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Fruit that Will Last

A couple of days ago, I was talking about habits with my children. Chad commended his sister for reducing her knuckle cracking habit. I said that I needed to get out of the habit of checking my phone all the time: e-mails, texts, and just addictive “checking”. Then Ellie said, “I know what else you’re addicted to…” I had no idea what would come next and was as curious as you might be. “Working. It seems like you’re addicted to working because you work all the time.” Ouch. And true.

Is workaholism uniquely American? Western? Type A? Clearly it is not limited to New York lawyers nor those working in the White House. For me, its not to make more money, because organizing and cleaning our house and all the other little tasks which occupy me aren’t rewarded with money. It is definitely a mastery of my “To Do” list over me, which promises rest at its end but only grows with each day. And no, having a “good work ethic” is not really at issue. What makes any addiction truly problematic is the associated cost and in my case, the highest cost is relationships.

Time and time again, I put off spending focused time with my children to “just finish this” as “Cat’s in the Cradle” plays in the background.

I think tasks are a form of self-protection, blocking out the harder requirement to love others as I have been loved. Tasks, though they make me sweaty and bruised at times, have clear parameters and provide visible results. People are not clear and there is rarely a point when a relational engagement is totally tied up neatly. I can measure the value of my day by the pride I feel in an orderly, clean house. And that is the starting point to begin seeing what is happening in my heart. “Where your treasure is, there your heart will be also.” I treasure order more than I treasure the relationships even in my own home.

A new command I give you: Love one another. As I have loved you, so you must love one another. By this all men will know that you are my disciples, if you love one another.” John 13:34-35

As the Father has loved me, so have I loved you. Now remain in my love. If you obey my commands, you will remain in my love, just as I have obeyed my Father’s commands and remain in his love. I have told you this so that my joy may be in you and that your joy may be complete. My command is this: Love each other as I have loved you. Greater love has no one than this, that he lay down his life for his friends. You are my friends if you do what I command. I no longer call you servants, because a servant does not know his master’s business. Instead, I have called you friends, for everything that I learned from my Father I have made known to you. You did not choose me, but I chose you and appointed you to go and bear fruit—fruit that will last. Then the Father will give you whatever you ask in my name. This is my command: Love each other. John 15:9-17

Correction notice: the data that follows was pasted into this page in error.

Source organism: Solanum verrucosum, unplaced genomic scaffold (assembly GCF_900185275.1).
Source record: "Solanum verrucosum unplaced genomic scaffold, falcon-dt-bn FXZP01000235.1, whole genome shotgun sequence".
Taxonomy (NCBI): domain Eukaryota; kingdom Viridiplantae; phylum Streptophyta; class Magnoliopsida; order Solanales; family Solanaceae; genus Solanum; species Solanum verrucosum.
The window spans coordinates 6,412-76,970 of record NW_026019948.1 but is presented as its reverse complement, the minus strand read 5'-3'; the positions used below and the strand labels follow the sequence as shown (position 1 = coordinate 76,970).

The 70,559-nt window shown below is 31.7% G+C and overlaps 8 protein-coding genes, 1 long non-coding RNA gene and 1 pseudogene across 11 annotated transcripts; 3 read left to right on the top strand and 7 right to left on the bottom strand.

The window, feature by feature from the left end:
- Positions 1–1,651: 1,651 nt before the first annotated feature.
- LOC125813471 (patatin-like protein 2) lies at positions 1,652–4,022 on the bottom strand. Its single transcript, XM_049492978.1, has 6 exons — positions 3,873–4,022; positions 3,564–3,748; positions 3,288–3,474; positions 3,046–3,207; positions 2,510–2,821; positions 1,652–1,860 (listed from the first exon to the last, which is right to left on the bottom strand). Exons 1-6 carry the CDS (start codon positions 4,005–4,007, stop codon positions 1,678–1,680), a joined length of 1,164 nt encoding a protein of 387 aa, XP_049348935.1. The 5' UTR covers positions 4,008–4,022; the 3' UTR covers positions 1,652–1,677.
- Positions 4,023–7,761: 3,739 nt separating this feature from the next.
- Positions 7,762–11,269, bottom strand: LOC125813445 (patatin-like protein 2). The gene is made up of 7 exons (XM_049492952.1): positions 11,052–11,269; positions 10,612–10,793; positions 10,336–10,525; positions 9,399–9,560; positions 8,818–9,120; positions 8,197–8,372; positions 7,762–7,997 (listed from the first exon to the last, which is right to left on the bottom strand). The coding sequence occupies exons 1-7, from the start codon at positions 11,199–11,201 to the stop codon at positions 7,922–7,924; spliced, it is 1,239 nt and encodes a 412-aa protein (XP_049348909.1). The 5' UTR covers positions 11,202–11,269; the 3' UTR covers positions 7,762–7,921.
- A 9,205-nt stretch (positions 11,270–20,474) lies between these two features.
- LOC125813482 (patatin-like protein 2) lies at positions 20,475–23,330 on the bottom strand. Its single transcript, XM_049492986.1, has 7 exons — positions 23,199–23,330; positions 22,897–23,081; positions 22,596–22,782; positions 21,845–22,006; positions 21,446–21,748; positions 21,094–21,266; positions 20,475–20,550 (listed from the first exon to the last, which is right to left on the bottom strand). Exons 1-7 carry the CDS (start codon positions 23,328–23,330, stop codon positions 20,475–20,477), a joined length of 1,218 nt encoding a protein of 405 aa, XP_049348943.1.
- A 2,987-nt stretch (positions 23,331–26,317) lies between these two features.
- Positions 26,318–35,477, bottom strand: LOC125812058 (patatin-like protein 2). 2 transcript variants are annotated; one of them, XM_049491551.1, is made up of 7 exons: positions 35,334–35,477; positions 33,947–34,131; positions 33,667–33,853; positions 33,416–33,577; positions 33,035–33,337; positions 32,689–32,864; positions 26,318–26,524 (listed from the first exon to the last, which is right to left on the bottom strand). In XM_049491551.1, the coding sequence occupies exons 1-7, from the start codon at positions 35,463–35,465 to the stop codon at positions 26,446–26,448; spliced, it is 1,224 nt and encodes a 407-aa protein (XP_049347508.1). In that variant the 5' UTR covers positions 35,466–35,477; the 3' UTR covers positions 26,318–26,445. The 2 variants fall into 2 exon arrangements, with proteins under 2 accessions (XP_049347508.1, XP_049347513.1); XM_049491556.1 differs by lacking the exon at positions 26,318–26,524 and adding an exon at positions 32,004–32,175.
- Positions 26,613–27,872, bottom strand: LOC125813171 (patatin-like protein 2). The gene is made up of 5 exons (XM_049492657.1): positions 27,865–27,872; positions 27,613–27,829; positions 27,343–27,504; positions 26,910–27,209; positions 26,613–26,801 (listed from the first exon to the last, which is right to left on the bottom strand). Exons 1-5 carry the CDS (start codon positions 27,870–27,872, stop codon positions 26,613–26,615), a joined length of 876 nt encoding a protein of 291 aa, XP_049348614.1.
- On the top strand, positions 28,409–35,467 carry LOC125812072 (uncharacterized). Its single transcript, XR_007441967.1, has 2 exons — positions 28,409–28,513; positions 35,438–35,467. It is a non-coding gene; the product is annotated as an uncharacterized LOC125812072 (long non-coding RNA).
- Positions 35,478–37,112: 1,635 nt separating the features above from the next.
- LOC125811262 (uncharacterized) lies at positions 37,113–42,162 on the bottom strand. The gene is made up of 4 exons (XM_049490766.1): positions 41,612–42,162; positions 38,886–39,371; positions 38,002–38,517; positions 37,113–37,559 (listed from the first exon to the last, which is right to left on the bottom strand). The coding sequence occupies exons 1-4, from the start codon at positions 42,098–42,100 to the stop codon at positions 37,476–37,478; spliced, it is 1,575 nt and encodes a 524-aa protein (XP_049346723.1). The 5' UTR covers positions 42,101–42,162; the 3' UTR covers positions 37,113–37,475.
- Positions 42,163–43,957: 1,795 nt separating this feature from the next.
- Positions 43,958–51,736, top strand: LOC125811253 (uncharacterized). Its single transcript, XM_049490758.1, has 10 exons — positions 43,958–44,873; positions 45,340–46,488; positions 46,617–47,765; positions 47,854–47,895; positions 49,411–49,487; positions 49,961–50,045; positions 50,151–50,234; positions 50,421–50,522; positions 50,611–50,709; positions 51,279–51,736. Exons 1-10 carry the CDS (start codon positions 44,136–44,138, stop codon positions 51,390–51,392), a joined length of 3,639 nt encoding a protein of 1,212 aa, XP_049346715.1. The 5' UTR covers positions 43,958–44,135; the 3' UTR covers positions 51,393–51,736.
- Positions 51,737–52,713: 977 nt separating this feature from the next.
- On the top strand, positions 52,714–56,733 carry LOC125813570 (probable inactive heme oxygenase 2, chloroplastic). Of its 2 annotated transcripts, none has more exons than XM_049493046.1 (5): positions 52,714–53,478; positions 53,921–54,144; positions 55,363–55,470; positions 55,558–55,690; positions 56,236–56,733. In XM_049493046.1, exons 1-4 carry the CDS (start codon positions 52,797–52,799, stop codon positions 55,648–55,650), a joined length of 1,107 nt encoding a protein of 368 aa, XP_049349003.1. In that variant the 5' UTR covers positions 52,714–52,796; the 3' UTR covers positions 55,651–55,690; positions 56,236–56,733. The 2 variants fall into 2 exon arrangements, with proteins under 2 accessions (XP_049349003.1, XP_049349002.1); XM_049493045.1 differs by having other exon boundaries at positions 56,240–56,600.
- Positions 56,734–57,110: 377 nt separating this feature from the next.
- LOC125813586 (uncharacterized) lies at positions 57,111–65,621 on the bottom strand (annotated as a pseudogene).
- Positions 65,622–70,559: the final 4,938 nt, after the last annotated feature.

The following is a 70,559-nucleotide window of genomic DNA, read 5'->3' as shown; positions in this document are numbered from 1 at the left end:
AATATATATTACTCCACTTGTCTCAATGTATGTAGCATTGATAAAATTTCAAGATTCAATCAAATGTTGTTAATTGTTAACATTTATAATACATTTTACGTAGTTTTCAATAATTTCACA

It goes without saying that a clean kitchen doesn’t last, nor does laundry stay “put away”, nor do most of the tasks I’m so busy doing that I can’t spend more time with my children, husband, family and friends. Over and over Jesus explained that the primary product of His work on my behalf should be the extravagant way I love others just as He has loved me unreasonably and lavishly. I cannot do this, love like this, be more interested in playing on the floor with my children or listening to a friend than worried about the time I am losing for getting my own “stuff” done, if I am worshipping my accomplishments and productivity rather than God who is Love.

Love never fails. But where there are prophecies, they will cease; where there are tongues, they will be stilled; where there is knowledge, it will pass away. For we know in part and we prophesy in part, but when perfection comes, the imperfect disappears…And now these three remain: faith, hope and love. But the greatest of these is love. 1 Cor. 13:8-10, 13

I cannot change my own heart in this matter. I am too magnetically drawn to completing tasks, needing clutter eliminated from my surroundings, wanting to create order more than cultivate intimate relationships. I at best can announce a resolution and attempt to discipline myself in some structured way to carve out more time for my children, etc. Yet, cleaning the outside of the dish does not equate with internal transformation and genuine enamored love that is more interested in the welfare of others than my own peace of mind. Thankfully and mercifully, I do have One who is faithful and is working on my behalf to conform to His image, through my inevitable failure and in His perfect timing.

May God himself, the God of peace, sanctify you through and through. May your whole spirit, soul and body be kept blameless at the coming of our Lord Jesus Christ. The one who calls you is faithful and he will do it. 1 Thess. 5:23-24

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